Ever since Senator Edward Kennedy died on Tuesday, there’s been a movie playing over and over in my head. I come from the Sixties. I believe that the day John Kennedy was murdered was the day that this country began a long slide down a slippery slope that continues to this day. I believe that by the grace of God we were giving one more chance to right our course in the person of Bobby Kennedy. When he was murdered on that June night in 1968, our fate was sealed. My best friend growing up was Larry. We met in seventh grade, and became friends immediately. We both played guitar. We loved the same bands, and were in bands together. He was a fanatic Kinks fan. I wasn’t quite as avid, but a fan nonetheless. We were together constantly. Larry had been born with an aneurysm in the base of his brain, but that wasn’t known at the time. In fact, doctors operated on his heart when he was four years old because they thought …
Maxwell. Boston. Free Priority Access tickets. Need we say more? Click to enter the contest — from Popdose, Samsung, and AT&T!
Ken Shane is high on the music of the Everyday Visuals — and to show its gratitude for his enthusiasm, the band has given us an exclusive video debut.
I’ve written literally hundreds of pieces for various web sites and newspapers, but nothing I have ever written has produced as much reader feedback as the piece I did in late 2005 about a Boston quintet whose fan base didn’t stretch much further than Providence. During their late ’80s/early ’90s heyday, Tribe were arguably as big as the Pixies with the hometown crowd. They frequently sold out shows at the legendary club Avalon (recently converted into a House of Blues, ugh), and would outrank some of the biggest bands in the world in the year-end polls conducted by local modern rock station WFNX. When Tribe scored a record deal with Warner Bros. imprint Slash and convinced noted producer Gil Norton to shepherd their first album Abort (I always wondered if the Pixies had a hand in that), the general consensus was that the band, armed with killer lead single “Joyride (I Saw the Film),” was about to jump to the next level. It never happened. And I’m still not sure why. Actually, I know exactly …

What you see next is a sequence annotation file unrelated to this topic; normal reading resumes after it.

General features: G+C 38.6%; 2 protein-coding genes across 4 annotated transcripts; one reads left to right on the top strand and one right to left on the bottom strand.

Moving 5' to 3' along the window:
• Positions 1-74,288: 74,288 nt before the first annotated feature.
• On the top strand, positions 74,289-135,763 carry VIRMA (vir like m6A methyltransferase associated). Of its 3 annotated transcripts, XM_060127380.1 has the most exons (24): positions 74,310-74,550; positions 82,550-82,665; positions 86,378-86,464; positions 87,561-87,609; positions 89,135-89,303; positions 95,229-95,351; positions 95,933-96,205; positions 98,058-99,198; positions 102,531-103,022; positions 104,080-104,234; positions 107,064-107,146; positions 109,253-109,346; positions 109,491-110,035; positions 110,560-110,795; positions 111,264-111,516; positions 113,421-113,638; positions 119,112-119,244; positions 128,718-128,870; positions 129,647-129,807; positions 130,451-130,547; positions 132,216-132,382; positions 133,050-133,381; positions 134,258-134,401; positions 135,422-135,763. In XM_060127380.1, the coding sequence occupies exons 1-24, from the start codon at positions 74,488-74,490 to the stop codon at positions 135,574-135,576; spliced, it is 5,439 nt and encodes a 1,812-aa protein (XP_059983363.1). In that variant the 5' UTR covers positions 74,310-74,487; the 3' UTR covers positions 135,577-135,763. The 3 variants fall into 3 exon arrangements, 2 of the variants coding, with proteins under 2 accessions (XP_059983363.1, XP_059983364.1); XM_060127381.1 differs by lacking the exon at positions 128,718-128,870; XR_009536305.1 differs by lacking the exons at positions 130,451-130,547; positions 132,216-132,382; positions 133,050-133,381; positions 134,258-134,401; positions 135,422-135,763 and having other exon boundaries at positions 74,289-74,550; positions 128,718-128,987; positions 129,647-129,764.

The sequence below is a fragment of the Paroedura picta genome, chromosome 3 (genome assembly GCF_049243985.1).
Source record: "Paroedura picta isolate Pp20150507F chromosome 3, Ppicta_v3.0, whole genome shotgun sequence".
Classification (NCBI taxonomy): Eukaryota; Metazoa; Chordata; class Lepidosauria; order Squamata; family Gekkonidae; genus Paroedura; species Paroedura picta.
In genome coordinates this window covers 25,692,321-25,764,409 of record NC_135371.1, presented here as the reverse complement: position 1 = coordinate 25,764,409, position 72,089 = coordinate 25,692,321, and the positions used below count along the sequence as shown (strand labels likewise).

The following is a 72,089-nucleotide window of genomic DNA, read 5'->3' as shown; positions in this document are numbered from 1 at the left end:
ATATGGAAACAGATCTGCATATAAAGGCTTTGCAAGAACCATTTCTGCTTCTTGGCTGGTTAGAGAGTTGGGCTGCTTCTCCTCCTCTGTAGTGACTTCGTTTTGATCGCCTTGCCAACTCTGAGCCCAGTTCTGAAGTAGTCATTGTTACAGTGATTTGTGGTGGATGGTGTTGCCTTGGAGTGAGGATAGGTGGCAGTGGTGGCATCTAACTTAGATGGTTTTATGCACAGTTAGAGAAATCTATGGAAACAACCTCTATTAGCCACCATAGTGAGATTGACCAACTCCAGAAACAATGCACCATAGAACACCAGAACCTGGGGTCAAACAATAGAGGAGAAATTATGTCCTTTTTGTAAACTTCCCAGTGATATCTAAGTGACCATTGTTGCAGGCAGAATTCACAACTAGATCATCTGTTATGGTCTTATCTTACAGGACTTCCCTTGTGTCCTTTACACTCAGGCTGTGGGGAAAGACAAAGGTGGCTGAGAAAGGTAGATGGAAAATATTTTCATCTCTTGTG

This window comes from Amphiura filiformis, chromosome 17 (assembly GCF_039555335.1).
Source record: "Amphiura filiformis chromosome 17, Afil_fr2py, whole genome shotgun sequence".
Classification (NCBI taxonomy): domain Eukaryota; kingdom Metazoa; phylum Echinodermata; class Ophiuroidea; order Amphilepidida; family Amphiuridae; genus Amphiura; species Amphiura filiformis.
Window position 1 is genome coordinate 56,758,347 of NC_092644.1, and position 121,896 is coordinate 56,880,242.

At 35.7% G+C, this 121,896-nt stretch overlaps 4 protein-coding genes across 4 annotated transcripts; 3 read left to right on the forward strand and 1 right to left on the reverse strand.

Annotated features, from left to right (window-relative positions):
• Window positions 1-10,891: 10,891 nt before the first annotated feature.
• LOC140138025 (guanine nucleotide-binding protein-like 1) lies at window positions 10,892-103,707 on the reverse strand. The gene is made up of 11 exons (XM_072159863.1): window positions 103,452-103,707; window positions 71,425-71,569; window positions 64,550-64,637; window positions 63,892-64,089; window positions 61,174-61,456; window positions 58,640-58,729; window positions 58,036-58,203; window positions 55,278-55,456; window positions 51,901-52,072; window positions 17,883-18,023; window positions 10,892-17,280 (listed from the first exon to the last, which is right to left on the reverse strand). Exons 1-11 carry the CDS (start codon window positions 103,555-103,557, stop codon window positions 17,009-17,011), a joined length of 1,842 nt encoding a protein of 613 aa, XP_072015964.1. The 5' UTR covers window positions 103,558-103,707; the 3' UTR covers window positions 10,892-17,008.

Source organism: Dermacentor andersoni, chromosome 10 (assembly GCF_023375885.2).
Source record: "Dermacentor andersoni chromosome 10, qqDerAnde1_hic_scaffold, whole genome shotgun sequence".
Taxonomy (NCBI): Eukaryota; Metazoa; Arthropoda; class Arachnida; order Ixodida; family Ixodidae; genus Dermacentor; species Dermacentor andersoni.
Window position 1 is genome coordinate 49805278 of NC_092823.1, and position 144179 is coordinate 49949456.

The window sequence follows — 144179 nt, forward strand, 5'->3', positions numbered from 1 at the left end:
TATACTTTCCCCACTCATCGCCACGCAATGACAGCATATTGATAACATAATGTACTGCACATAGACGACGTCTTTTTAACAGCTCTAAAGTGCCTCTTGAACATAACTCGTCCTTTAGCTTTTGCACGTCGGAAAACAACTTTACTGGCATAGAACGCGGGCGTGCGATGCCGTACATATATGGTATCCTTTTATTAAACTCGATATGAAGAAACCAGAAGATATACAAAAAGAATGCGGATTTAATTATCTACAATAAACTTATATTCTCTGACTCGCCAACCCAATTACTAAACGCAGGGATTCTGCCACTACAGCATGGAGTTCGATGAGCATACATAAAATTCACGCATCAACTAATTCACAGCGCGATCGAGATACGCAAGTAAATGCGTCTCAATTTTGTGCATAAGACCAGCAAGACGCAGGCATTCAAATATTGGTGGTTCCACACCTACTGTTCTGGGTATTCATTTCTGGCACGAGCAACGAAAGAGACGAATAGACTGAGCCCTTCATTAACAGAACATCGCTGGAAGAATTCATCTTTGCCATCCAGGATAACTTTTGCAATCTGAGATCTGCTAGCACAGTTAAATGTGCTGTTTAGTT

Howdy, everybody!Â Happy Halloween!Â Between Tina Turner’s hair and Eddie Money’s face, it’s quite a scary week here at CHART ATTACK!Â Take a look back at what singles were topping the Billboard Hot 100 on November 1, 1986! 10.Â All Cried Out — Lisa Lisa and Cult Jam with Full Force Amazon iTunes 9.Â Take Me Home Tonight — Eddie Money Amazon iTunes 8.Â Sweet Love — Anita Baker Amazon iTunes 7.Â When I Think of You — Janet Jackson Amazon iTunes 6.Â True Blue — Madonna Amazon iTunes 5.Â Human — Human League Amazon iTunes 4.Â Amanda — Boston Amazon iTunes 3.Â I Didn’t Mean to Turn You On — Robert Palmer Amazon iTunes 2.Â Typical Male — Tina Turner Amazon iTunes 1.Â True Colors — Cyndi Lauper Amazon iTunes 10. All Cried Out — Lisa Lisa and Cult Jam with Full Force I have the weirdest memory of this song. I remember watching America’s Funniest Home Videos very early on in its run (I was 12, okay?), and they had a video of …
The career of a music writer certainly does have its perks. While it very often lacks in financial reward, it occasionally compensates with rewards of a more soul-satisfying sort. Last week was a perfectly good example. Over the course of three nights, I was able to see two of America’s most outstanding and individualistic musicians, in settings as disparate as a small rock n’ roll bar in Asbury Park, and a prestigious concert hall in Boston. It began on Wednesday night when I took the familiar ride to Asbury Park to see singer/songwriter, and occasional Popdose contributor Matthew Ryan for the first time. If you think that Matt is just a guy who occasionally contributes to our esteemed journal, think again. He is one of the most respected songwriters in America, and each or his ten or so albums has been highly acclaimed. If you would like to familiarize yourself with his music, please check out the Popdose Guide to Matthew Ryan. The Saint is the kind of bar that is vanishing all too quickly …
Although released in late 1977, the Saturday Night Fever soundtrack would be impossible to ignore for much of 1978, with the Bee Gees’ “Night Fever” and “Stayin’ Alive,” as well as Yvonne Elliman’s “If I Can’t Have You,” all reaching #1. At several points during the first half of ’78, the soundtrack album was selling over 1 million units a week. Bee Gees – Stayin’ Alive Bee Gees – Night Fever (w/ More Than a Woman)